GLOBAL WARMING HAS ALREADY BEGUN TO FLOOD COASTS - The New York Times' Justin Gillis: "Federal scientists have documented a sharp jump in this nuisance flooding - often called 'sunny-day flooding' - along both the East Coast and the Gulf Coast in recent years."

OK QUAKE DRAWS MORE SCRUTINY TO DRILLING - The Wall Street Journal's Miguel Bustillo and Beckie Strum: "A 5.6-magnitude earthquake rattled Oklahoma on Saturday, damaging buildings and tying for the strongest temblor ever recorded in the state, which has experienced a rash of earthquake activity in the past decade that U.S. seismologists have tied to the underground disposal of wastewater from oil and gas drilling."

OIL PIPELINE PROTEST TURNS VIOLENT - Associated Press' James MacPherson: "A protest of a four-state, $3.8 billion oil pipeline turned violent after tribal officials say construction crews destroyed American Indian burial and cultural sites on private land in southern North Dakota."

COAL PENSION BILL DIVIDES REPUBLICANS - The Associated Press' Matthew Daly: "An election-year bill to fulfill a 70-year-old government promise and protect health-care and pension benefits for retired miners is dividing coal-state Republicans, pitting endangered incumbents against GOP leaders wary of bailing out union workers."

CLIMATE CHANGE NOT GOOD FOR PLANTS - The Associated Press: "In the course of a 17-year experiment on more than 1 million plants, scientists put future global warming to a real world test - growing California flowers and grasslands with extra heat, carbon dioxide and nitrogen to mimic a not-so-distant, hotter future."

POPE UPS ANTE ON CLIMATE CARE - The Washington Post's Julie Zauzmer: "The modern world has new forms of poverty, Francis said, and thus requires new forms of mercy to address them."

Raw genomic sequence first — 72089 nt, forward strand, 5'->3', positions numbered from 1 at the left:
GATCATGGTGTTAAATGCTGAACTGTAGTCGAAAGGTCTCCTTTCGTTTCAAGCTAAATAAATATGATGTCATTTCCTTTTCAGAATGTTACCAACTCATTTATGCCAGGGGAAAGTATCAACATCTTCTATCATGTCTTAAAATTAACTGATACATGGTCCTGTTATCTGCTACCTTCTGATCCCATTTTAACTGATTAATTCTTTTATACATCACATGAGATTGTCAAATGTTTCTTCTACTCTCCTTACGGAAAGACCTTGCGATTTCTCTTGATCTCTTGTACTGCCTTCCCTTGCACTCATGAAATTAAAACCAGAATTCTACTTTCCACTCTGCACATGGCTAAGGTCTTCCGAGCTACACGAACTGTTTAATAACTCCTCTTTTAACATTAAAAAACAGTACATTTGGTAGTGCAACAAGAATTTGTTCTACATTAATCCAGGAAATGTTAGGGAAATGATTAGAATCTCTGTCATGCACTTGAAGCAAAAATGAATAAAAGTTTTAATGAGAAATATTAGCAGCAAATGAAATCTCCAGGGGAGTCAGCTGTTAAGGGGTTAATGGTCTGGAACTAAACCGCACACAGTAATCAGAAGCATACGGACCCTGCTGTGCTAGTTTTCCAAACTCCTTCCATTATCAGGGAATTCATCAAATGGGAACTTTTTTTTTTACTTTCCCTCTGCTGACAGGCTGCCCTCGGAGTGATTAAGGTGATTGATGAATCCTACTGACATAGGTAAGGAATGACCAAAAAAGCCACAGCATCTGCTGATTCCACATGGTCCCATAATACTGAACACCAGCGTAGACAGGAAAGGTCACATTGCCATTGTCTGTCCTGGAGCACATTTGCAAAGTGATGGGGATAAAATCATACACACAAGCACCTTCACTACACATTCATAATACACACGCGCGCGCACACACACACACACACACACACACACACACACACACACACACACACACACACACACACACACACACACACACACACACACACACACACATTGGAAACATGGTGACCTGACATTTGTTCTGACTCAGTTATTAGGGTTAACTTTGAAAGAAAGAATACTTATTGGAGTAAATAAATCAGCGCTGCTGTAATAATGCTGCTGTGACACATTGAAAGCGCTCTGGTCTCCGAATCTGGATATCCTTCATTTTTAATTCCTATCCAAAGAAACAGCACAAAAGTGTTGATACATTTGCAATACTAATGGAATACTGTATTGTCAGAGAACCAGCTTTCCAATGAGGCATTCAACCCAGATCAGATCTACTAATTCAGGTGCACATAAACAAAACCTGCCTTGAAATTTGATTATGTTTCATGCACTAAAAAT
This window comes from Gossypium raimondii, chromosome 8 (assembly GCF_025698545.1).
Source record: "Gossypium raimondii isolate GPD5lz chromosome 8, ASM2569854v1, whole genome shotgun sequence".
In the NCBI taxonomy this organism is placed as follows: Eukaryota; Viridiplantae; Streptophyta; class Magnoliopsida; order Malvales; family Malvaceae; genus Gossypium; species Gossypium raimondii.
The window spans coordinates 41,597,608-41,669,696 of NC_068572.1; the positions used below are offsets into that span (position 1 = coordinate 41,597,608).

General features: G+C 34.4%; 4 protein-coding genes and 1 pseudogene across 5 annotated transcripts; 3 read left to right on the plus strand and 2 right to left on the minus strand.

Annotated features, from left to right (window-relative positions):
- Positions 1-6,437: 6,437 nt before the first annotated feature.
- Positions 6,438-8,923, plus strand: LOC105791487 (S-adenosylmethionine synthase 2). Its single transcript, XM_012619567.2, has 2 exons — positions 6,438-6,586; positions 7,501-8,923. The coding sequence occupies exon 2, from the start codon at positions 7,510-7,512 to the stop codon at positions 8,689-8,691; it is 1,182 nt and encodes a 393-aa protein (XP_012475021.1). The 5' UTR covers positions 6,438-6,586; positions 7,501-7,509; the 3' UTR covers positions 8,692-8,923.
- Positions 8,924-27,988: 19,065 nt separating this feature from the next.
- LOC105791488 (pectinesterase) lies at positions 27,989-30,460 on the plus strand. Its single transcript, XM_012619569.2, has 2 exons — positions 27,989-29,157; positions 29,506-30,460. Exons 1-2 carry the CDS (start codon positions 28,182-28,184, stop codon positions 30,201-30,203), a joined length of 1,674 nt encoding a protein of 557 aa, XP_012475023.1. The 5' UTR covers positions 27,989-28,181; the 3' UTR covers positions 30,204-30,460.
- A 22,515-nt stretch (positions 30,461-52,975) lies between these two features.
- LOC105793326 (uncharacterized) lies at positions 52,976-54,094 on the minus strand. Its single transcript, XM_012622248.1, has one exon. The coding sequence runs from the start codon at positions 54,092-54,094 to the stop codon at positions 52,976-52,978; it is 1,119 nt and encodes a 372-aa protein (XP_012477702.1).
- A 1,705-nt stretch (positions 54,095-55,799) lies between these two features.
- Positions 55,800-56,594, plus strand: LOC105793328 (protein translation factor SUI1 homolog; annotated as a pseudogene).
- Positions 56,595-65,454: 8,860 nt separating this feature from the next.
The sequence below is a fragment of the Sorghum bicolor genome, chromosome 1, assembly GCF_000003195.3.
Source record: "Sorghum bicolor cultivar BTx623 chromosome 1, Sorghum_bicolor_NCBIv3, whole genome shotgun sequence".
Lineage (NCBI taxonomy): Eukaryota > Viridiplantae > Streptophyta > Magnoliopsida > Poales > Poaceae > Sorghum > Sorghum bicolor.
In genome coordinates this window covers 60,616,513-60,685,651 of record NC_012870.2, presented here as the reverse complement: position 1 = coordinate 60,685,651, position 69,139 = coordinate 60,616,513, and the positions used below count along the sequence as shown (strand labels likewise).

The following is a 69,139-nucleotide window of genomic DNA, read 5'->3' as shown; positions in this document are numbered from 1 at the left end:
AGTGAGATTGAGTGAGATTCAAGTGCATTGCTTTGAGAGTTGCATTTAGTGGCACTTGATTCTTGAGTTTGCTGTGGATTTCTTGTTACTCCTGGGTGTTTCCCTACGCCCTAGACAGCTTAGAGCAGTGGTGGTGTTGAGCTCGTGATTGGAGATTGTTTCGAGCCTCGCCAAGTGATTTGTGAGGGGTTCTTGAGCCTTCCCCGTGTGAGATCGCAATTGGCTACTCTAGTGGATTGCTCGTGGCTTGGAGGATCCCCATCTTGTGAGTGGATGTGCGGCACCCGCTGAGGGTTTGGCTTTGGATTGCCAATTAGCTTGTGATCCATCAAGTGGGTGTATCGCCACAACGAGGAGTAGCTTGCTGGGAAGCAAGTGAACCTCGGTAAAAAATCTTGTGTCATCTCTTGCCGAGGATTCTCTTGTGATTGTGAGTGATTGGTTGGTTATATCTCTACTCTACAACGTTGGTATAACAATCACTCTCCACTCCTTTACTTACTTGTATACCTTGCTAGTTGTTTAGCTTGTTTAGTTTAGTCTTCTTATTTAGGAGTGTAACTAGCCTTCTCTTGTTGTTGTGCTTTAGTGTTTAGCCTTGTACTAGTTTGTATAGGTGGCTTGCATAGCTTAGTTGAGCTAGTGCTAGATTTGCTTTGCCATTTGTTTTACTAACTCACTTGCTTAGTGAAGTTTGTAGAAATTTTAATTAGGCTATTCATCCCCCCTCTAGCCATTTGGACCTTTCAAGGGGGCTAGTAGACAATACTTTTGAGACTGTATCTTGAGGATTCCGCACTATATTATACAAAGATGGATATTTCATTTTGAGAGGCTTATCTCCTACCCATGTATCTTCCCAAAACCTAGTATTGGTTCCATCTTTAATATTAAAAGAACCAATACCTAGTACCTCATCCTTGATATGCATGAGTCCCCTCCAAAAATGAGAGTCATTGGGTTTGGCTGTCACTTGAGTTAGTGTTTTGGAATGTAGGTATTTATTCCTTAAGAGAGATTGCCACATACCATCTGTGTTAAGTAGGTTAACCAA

CLEAN ENERGY ADVOCATES: CANADA NEEDS TO HUSTLE - Merran Smith and Dan Woynillowicz for The Globe and Mail: "According to Clean Energy Canada's latest annual assessment of renewable energy spending, corporations and crown agencies spent 15 per cent less to develop new clean-power projects across the country in 2015 than they did the year before."

SCIENTIST: TREATED FUKUSHIMA WATER SAFE FOR RELEASE - Bloomberg: "More than five years after the meltdowns at Fukushima, Tokyo-based Tepco continues to struggle to contain the radiation-contaminated water that inundates the plant."

OIL BOOSTS STOCKS IN EUROPE AND ASIA-The New York Times' Riva Gold: "Brent crude oil jumped more than 5% during early European trading hours, but pared gains significantly after the two nations stopped short of outlining specific limits on their petroleum production."

NASA CHASING ASTEROIDS - The New York Times' Kenneth Chang: "For the next two years, NASA's latest robotic spacecraft will be chasing down an asteroid near Earth in the hopes of scooping up some of the most primordial bits of the solar system."


--Oil edged higher Monday during a day of volatile trading The Wall Street Journal reports.

--Natural gas did nothing Friday, the Journal reports.